Network for Agent-based modelling of Socio-ecological systems in Archaeology (NASA)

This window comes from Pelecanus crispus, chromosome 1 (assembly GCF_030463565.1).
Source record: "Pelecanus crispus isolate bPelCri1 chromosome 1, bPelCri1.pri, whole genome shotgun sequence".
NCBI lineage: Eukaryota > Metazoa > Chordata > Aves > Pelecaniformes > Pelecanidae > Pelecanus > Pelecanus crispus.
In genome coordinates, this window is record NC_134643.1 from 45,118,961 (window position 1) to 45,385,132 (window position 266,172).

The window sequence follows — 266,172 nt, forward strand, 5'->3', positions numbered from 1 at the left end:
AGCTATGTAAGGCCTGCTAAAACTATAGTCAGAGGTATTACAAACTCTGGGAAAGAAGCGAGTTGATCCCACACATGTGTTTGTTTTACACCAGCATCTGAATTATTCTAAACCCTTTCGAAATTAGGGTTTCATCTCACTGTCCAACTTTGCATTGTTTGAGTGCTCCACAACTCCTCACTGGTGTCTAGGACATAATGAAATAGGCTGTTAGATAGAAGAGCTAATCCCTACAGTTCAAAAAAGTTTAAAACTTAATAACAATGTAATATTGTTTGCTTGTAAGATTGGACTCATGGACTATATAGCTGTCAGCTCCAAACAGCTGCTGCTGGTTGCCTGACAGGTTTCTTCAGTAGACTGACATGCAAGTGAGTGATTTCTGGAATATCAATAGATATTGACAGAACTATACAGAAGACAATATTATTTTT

The end goal of this research network for the period 2020-2024 is to gather an international, interdisciplinary group of researchers to collect and compile ABM elements (implementation modules, techniques, approaches, etc.) and organise them as an open modelling library. The targets of this network are: 1) identify and compile crucial modelling topics for the library; 2) collect and develop best practices and modelling guidelines; 3) develop tools for interoperability following the FAIR principles; 4) guarantee sustainability of the library; 5) create a structure for international collaboration resulting in joint publications within the network. Targeted topics to include in the library particularly entail those aspects and processes that are often revisited and effectively remodelled from scratch in most projects using ABM. Some preliminary categories include: land models (terrain, hydrology, vegetation, soil degradation), demography (population models, mortality, fertility), household and group economies (labour availability, investment, production, cooperation and competition). These ABM elements will be curated, documented and formatted so that they can be used as base modules, for more elaborate and case-driven models and research questions. Some of the major challenges for creating this library include: 1) To implement individual modules in a general, context-agnostic and expandable way to be relevant for a wide variety of research questions; 2) To enable a systematic interaction of modules via a standardized interface, so that researchers can recombine them into new models; 3) To cope with different programming languages, simulation platforms, and personal workflows. Whereas NetLogo can be particularly highlighted as the standard programming tool for ABM in archaeology, other languages and platforms such as Repast, Python, R and Java are also in use. In archaeology, this is aggravated by the lack of formal technical training in computer science. In the five coming years, this network will address these challenges by holding internal working meetings and organise international symposia to gather international experts and develop a set of general best practice guidelines, make them available for researchers in various fields, and apply these in an open model library. The library will be hosted in an online archive maintained by the Sagalassos Project at the University of Leuven.